Highlights upcoming employment law: Legal Insights

Highlights upcoming employment law: Legal Insights

From Attorney at Law Suhendra Leon (This email address is being protected from spambots. You need JavaScript enabled to view it.)

On October 21, 2021, the new ordinance regarding employment agreements was published by the legislator. The new ordinance will include a new paragraph in book 7 of the Civil Code when it enters into force. It is still unknown when the new ordinance will enter into force.

As this ordinance and the treatment of the ordinance in Parliament precedes COVID-19, the country packages, and Caribbean Entity for Reform and Development (COHO), I wonder how that relates the bullet point of flexibilization of the labour market as included in the country package of all the islands. This ordinance does not provide for any flexibilization of the labour market.

The changes compared to the current law are extensive, and too much to be discussed in the space allotted to me in The Weekender. I will just highlight two changes that I consider an improvement, and one that I expect will not have the results envisioned by the legislator.

The first change that in my personal opinion is an improvement, is the introduction of paternity leave. The current rules can be misinterpreted in a manner where fathers would not receive any leave if the one giving birth was not their legal spouse. Currently, the paternity leave is in most cases two days. According to article 7:629b of the ordinance, fathers will be given seven days of paternity leave.

The other change I applaud is the protection against gender discrimination, regulated in article 7:646 and further. This article forbids the employer from making distinctions between men and women when entering into an employment agreement, in the employment conditions, employment circumstances, promotion, and termination of an employment agreement.

It also forbids intimidation and sexual intimidation based on gender. Intimidation is defined as conduct related to a person's gender that has the purpose or effect of violating the person's dignity and creating an environment that is threatening, hostile, insulting, humiliating, or offensive.

Sexual harassment is understood to mean: any form of verbal, non-verbal, or physical conduct with a sexual connotation that has the purpose or effect of violating the dignity of the person, in particular when a threatening, hostile, offensive, humiliating, or hurtful situation is created.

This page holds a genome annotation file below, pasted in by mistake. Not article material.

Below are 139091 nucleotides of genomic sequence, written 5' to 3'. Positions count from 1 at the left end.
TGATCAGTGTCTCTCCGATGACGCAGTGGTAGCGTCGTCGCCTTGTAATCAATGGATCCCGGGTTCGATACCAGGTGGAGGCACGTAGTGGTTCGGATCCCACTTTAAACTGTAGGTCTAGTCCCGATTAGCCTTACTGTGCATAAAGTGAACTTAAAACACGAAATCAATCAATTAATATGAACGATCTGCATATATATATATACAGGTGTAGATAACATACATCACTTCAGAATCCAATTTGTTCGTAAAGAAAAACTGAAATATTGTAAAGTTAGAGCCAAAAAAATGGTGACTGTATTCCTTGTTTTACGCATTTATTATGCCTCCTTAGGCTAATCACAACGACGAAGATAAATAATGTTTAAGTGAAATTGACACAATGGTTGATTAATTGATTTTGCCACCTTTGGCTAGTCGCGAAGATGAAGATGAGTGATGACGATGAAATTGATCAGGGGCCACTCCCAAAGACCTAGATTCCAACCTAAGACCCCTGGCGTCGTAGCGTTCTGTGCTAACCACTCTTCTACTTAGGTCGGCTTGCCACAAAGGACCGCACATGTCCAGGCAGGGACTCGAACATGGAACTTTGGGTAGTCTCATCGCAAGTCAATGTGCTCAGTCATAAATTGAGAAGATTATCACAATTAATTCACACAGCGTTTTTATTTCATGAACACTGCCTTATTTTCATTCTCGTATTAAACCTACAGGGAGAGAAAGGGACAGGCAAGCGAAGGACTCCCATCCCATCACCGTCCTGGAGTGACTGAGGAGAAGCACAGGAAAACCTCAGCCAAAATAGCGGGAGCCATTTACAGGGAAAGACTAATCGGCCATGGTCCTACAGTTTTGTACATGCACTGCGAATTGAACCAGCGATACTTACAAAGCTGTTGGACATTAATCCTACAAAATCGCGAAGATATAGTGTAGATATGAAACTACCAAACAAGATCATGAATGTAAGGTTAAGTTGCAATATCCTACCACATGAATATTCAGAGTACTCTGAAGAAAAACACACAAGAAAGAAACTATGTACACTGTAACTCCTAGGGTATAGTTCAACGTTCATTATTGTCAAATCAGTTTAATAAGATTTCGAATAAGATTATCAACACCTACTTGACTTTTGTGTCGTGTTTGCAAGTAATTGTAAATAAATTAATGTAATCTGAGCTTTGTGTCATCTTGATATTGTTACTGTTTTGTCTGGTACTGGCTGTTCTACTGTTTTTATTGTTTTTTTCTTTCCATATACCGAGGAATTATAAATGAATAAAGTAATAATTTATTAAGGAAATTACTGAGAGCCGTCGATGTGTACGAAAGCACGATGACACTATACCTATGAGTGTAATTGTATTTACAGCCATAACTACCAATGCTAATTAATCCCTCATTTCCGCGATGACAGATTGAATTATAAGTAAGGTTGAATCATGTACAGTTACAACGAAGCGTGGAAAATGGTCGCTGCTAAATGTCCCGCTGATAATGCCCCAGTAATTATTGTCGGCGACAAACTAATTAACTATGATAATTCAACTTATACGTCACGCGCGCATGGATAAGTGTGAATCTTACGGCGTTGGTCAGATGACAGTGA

Article 7:646a bans employers from requesting a pregnancy test or asking about pregnancy, unless that is necessary due to the nature of the work, for the safety of mother and child. Article 7:647 gives employees certain rights if the employer disregards the above.

The change I do not expect will have the results envisioned by the legislator is the regulation regarding definite employment agreements as arranged in the new article 6:668a. Currently, the employer is allowed to give the employee three definite employment contracts, and the maximum period that the employee can be on a definite contract is 36 months. If there is an interruption in the employment of more than three months, the chain of contracts may start again.

In the new, to-be-implemented article 7:668a, the number of definite contracts that can be given by the employer is reduced to two and the amount of time that the employee can be on a definite contract will be reduced to 24 months. The interruption of three months of employment for the chain to start again will remain the same.

This change is intended to promote permanent employment and to prevent abuse of definite contracts by employers. I think that it will work the other way around for the employees that this amendment is intended to protect.

In my experience, employers do not have a problem with having highly educated, trained, and skilled employees becoming permanent employees. Given the number of vacancies I see in the papers in St. Maarten for employees with specific skills and training, I imagine that when the employer finally finds a skilled and competent employee, the employer would not want to see this employee go. For this kind of employee, 36 months or 24 months will not matter, because eventually, they will become permanent.

For (low-skilled) jobs where the employee is considered easily replaceable, the change will only have as a result that the employers that tend to misuse definite contracts will adapt to the law to prevent these employees from becoming permanent. They will just give two one-year contracts and let the employee go after the amendment of the law.

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